Pictures of Molten Lava, not included.

Went to the caverns today.   Cameras, including flashes, allowed.  Bags and backpacks, not allowed.  I wore my cargo pants and my jacket with the inner pockets so I could store all my camera gear like a total geek. *

There are side benefits to photography obsessions.   The last time we went in the caverns, it was 52 degrees inside.  Actually, it’s always 52 degrees inside.  Right before you get to the burning molten lava center of the earth, it’s a cool 52 degrees.  The tour did not include the burning molten lava center of the earth.

Anyway, last time we went to these caverns it was 52 degrees and I felt chilly.

But not this time.  This time, it was 52 degrees, but I was so focused on pictures, that I didn’t even notice.  Same thing when I went on the last Photo Walk in Gettysburg and it was 145 degrees.  Barely noticed.

I started with my jacket tied around my waist, and never even bothered to put it on.

And it’s a good thing the jacket was tied around my waist, because the weight of all the gear in my pockets kept making my pants fall down.

Managed to blind the tour with my flash only 3 times, got the ends of my jacket covered in mud from crouching on the floor of the caverns, and held up the tour only once while the tour guide waited for me to get a shot of a drop of water.  In fact, the tour guide even held his flashlight on the drop of water, so I could get the shot.   What a great tour guide!

Turns out, he told me after the tour, he’s a professional photographer and does the tours on the side.  He gave me his Facebook page to look at.  Good thing I was carrying my notebook and pen that Gerhard gave me in those cargo pants so I could write down his info.

And Lucky Him.  He gets to take his tripod and gear into the caverns after the tourists go home and shoot pictures to his heart’s content.  If I want to go after hours, it’ll cost me $100 an hour.  (I asked.)

We love going to caverns.  This is our third time at these caverns which is why I was content to take so many pictures and completely ignore the tour guide.  We went with Nephew13 this time.  He didn’t want to go at first, but once we were there, he loved it.  People usually react that way.  A sense of reverence comes over you in the caverns.

Oh, pshaw.  Nevermind about the reverence.  I’m remembering the last time I went to Luray caverns with Darling Husband and Jo-Ann.  The two of them had been stuck in the car too long getting there.  I should have let them play on the playground before we went in the caverns.  They kept cracking jokes throughout the whole tour and getting the giggles.  They should have known how to behave.  Darling Husband was in his thirties, for crying out loud!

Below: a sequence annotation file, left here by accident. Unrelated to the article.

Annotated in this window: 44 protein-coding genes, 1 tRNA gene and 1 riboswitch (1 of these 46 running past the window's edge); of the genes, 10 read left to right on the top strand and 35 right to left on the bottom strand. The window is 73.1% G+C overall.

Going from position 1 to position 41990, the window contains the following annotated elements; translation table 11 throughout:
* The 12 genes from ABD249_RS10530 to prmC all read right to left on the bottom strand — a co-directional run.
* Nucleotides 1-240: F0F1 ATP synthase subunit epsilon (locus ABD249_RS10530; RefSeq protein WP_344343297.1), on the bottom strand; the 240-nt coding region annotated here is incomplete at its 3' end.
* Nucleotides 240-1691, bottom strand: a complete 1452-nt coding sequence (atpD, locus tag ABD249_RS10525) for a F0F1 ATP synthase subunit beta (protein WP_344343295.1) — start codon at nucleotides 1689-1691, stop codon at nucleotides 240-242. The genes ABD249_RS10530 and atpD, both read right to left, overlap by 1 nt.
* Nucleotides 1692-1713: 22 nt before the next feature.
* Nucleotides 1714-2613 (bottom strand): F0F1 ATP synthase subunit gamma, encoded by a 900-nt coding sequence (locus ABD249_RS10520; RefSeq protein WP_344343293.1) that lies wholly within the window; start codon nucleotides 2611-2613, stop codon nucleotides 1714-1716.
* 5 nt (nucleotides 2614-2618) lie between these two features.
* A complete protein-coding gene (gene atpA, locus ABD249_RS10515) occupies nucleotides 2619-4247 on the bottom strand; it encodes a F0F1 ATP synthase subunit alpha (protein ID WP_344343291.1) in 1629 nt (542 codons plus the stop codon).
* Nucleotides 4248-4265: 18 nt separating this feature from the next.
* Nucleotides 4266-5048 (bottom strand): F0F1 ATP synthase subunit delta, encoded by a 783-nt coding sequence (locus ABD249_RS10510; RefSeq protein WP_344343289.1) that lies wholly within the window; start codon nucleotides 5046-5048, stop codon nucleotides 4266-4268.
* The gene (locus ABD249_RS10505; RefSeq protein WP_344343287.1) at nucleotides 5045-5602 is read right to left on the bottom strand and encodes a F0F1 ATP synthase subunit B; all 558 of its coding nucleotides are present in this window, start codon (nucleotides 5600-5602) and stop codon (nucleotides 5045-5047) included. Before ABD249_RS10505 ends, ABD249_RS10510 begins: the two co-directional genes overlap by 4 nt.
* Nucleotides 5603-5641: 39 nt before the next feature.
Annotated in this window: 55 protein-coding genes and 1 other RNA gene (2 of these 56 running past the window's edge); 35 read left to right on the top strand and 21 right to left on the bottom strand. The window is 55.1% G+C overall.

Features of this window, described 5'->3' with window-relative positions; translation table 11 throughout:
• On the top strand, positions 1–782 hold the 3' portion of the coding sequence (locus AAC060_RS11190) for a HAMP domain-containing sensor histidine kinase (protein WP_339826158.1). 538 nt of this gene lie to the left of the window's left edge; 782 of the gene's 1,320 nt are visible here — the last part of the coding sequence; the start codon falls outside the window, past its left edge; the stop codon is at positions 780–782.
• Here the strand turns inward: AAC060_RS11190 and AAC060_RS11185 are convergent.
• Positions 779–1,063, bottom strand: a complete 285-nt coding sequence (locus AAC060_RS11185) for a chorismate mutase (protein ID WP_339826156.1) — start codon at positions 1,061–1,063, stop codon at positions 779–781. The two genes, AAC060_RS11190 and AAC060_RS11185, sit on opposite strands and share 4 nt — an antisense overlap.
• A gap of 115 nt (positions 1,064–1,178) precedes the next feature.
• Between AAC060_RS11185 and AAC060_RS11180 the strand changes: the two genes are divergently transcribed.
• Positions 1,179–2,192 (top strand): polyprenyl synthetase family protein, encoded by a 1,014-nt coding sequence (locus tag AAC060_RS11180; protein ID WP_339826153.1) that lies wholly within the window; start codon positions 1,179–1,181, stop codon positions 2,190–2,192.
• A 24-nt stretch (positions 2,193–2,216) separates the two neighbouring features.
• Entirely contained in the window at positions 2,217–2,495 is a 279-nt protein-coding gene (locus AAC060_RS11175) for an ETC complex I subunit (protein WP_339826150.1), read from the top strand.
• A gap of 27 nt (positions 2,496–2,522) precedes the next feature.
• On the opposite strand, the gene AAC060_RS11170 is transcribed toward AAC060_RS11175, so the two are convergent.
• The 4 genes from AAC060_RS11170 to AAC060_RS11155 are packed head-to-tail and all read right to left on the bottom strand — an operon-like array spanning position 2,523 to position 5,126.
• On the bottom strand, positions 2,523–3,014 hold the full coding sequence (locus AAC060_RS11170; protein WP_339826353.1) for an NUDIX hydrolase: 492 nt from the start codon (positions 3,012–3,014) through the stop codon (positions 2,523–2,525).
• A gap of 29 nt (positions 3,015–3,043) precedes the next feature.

I had to pretend I didn’t know them.

————–

* filter, lens cap, rag (for drips from caverns), another rag (to clean lens), lens spray (in case cavern water with all those minerals dripped on the lens) 5 batteries (1 for camera, 4 for flash), mini tripod, flash, remote control, flashlight, notepad, pen, tissue (to use as softbox, but completely forget about it.  Was a little skeptical it would work anyway).  Plus keys and lipstick and sunglasses.  No wonder my pants were falling down.

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4 thoughts on “Pictures of Molten Lava, not included.

  1. Did you invest in rechargeable batteries for your camera? It will save you a million dollars, just make sure you get a high mAh number like 2400 and up.

    • That’s the plan, but haven’t gotten around to it yet. Thanks for the advice on what type. In fact, I haven’t had a chance to play with the flash at all, until the caverns. Some of my attempts with it failed badly (like when all I managed to do was blind everyone), but for two pictures, it really helped a lot.

  2. That looks like fun! I’ve only ever gone to caverns like that once, they were the ones in the Black Hills in SD, but they were so neat! But that was in 1989… so… maybe I should go again? I was still using a 110 camera back then, painful!

    • You should go again. But I wouldn’t bother with the camera the first time. The first time, you don’t want to be thinking about your camera, you want to be enjoying the caverns. Ok–maybe one or two shots with people in them, to get a nice sense of scale.

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